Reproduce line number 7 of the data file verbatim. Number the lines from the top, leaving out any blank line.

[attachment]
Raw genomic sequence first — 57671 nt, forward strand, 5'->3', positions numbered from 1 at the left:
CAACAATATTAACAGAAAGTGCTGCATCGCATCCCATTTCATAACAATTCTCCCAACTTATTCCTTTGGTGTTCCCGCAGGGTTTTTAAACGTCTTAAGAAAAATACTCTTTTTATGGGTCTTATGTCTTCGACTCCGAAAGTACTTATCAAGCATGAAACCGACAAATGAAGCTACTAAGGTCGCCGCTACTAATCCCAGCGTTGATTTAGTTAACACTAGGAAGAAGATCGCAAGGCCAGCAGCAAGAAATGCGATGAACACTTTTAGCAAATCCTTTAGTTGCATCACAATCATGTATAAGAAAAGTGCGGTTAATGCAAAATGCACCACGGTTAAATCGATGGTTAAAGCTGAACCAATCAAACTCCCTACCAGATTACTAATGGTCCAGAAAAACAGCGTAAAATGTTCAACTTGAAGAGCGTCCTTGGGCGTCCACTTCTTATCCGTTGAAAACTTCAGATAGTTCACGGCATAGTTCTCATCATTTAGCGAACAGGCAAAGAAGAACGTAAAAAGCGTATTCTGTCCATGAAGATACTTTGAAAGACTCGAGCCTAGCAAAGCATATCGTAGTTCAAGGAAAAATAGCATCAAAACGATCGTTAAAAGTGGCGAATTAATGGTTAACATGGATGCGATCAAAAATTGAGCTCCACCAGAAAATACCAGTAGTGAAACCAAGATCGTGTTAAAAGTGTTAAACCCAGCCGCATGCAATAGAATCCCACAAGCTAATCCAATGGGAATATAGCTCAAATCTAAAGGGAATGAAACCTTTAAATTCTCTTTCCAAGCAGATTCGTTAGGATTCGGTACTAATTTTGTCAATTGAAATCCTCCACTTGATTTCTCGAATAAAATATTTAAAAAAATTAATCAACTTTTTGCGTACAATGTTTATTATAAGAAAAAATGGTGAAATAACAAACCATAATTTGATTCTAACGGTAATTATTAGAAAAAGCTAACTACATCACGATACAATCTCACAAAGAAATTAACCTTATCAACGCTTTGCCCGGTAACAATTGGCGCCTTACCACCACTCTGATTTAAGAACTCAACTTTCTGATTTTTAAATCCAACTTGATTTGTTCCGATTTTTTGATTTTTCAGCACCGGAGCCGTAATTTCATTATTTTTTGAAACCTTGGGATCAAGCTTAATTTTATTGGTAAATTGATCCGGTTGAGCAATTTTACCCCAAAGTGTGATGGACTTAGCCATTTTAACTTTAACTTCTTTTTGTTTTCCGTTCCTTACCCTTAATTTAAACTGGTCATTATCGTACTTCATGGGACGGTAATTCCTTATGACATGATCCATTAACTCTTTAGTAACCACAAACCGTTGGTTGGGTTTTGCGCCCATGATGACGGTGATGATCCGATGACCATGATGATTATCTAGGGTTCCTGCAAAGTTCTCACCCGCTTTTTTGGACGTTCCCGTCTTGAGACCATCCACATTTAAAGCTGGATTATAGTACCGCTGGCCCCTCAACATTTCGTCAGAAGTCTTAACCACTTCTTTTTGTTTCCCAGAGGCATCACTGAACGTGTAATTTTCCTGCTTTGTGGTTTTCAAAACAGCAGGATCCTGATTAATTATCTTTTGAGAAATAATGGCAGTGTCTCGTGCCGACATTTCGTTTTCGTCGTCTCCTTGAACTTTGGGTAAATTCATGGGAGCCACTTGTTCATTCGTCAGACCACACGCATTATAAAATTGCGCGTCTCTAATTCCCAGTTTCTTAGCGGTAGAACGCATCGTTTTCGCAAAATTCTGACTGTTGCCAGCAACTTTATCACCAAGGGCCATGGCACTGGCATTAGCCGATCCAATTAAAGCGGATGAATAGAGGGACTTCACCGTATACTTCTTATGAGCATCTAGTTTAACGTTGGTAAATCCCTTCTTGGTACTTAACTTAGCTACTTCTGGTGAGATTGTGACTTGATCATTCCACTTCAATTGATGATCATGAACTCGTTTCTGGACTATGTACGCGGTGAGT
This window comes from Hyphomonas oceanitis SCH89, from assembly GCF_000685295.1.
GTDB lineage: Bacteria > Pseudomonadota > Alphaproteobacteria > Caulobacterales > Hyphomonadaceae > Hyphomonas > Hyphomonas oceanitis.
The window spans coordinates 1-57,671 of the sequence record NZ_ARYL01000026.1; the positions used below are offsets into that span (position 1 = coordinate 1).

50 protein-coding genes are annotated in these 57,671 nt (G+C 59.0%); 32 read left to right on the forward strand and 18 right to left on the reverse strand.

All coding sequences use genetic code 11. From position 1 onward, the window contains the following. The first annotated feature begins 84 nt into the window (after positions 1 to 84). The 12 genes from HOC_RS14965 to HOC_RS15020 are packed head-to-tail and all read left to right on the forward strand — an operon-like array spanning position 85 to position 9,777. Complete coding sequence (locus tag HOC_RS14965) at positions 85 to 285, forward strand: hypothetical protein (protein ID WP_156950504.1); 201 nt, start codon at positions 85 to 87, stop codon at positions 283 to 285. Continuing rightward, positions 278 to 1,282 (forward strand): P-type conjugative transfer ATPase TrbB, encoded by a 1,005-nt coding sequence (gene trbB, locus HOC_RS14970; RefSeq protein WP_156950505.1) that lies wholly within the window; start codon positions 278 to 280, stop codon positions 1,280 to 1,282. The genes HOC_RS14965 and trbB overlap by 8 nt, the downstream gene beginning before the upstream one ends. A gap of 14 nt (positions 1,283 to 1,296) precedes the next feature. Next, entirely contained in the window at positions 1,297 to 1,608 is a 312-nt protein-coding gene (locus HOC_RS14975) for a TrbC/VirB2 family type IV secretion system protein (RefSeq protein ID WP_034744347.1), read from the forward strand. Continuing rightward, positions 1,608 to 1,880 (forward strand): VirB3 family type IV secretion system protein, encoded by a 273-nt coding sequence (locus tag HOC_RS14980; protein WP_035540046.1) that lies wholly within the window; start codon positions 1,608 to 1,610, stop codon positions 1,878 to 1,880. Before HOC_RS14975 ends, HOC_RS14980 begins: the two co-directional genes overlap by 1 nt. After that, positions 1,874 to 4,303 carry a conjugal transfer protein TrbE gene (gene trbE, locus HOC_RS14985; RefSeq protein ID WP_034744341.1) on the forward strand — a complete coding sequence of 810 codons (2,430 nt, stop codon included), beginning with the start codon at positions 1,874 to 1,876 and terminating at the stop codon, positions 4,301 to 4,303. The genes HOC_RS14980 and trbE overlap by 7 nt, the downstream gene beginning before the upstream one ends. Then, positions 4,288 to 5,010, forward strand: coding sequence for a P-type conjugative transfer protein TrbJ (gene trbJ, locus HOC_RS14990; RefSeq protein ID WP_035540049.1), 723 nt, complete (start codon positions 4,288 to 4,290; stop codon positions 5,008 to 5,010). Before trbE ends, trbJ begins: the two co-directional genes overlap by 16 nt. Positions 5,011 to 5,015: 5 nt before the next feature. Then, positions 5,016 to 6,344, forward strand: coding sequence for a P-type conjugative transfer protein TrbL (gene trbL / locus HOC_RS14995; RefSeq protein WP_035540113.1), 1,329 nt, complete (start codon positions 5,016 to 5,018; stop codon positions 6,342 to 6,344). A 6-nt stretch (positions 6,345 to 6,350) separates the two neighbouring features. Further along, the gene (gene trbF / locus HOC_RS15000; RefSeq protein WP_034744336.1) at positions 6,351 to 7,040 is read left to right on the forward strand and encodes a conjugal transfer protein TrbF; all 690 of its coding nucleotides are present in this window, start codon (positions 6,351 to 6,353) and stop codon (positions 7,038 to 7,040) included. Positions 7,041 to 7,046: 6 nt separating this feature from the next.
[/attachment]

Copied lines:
All coding sequences use genetic code 11. From position 1 onward, the window contains the following. The first annotated feature begins 84 nt into the window (after positions 1 to 84). The 12 genes from HOC_RS14965 to HOC_RS15020 are packed head-to-tail and all read left to right on the forward strand — an operon-like array spanning position 85 to position 9,777. Complete coding sequence (locus tag HOC_RS14965) at positions 85 to 285, forward strand: hypothetical protein (protein ID WP_156950504.1); 201 nt, start codon at positions 85 to 87, stop codon at positions 283 to 285. Continuing rightward, positions 278 to 1,282 (forward strand): P-type conjugative transfer ATPase TrbB, encoded by a 1,005-nt coding sequence (gene trbB, locus HOC_RS14970; RefSeq protein WP_156950505.1) that lies wholly within the window; start codon positions 278 to 280, stop codon positions 1,280 to 1,282. The genes HOC_RS14965 and trbB overlap by 8 nt, the downstream gene beginning before the upstream one ends. A gap of 14 nt (positions 1,283 to 1,296) precedes the next feature. Next, entirely contained in the window at positions 1,297 to 1,608 is a 312-nt protein-coding gene (locus HOC_RS14975) for a TrbC/VirB2 family type IV secretion system protein (RefSeq protein ID WP_034744347.1), read from the forward strand. Continuing rightward, positions 1,608 to 1,880 (forward strand): VirB3 family type IV secretion system protein, encoded by a 273-nt coding sequence (locus tag HOC_RS14980; protein WP_035540046.1) that lies wholly within the window; start codon positions 1,608 to 1,610, stop codon positions 1,878 to 1,880. Before HOC_RS14975 ends, HOC_RS14980 begins: the two co-directional genes overlap by 1 nt. After that, positions 1,874 to 4,303 carry a conjugal transfer protein TrbE gene (gene trbE, locus HOC_RS14985; RefSeq protein ID WP_034744341.1) on the forward strand — a complete coding sequence of 810 codons (2,430 nt, stop codon included), beginning with the start codon at positions 1,874 to 1,876 and terminating at the stop codon, positions 4,301 to 4,303. The genes HOC_RS14980 and trbE overlap by 7 nt, the downstream gene beginning before the upstream one ends. Then, positions 4,288 to 5,010, forward strand: coding sequence for a P-type conjugative transfer protein TrbJ (gene trbJ, locus HOC_RS14990; RefSeq protein ID WP_035540049.1), 723 nt, complete (start codon positions 4,288 to 4,290; stop codon positions 5,008 to 5,010). Before trbE ends, trbJ begins: the two co-directional genes overlap by 16 nt. Positions 5,011 to 5,015: 5 nt before the next feature. Then, positions 5,016 to 6,344, forward strand: coding sequence for a P-type conjugative transfer protein TrbL (gene trbL / locus HOC_RS14995; RefSeq protein WP_035540113.1), 1,329 nt, complete (start codon positions 5,016 to 5,018; stop codon positions 6,342 to 6,344). A 6-nt stretch (positions 6,345 to 6,350) separates the two neighbouring features. Further along, the gene (gene trbF / locus HOC_RS15000; RefSeq protein WP_034744336.1) at positions 6,351 to 7,040 is read left to right on the forward strand and encodes a conjugal transfer protein TrbF; all 690 of its coding nucleotides are present in this window, start codon (positions 6,351 to 6,353) and stop codon (positions 7,038 to 7,040) included. Positions 7,041 to 7,046: 6 nt separating this feature from the next.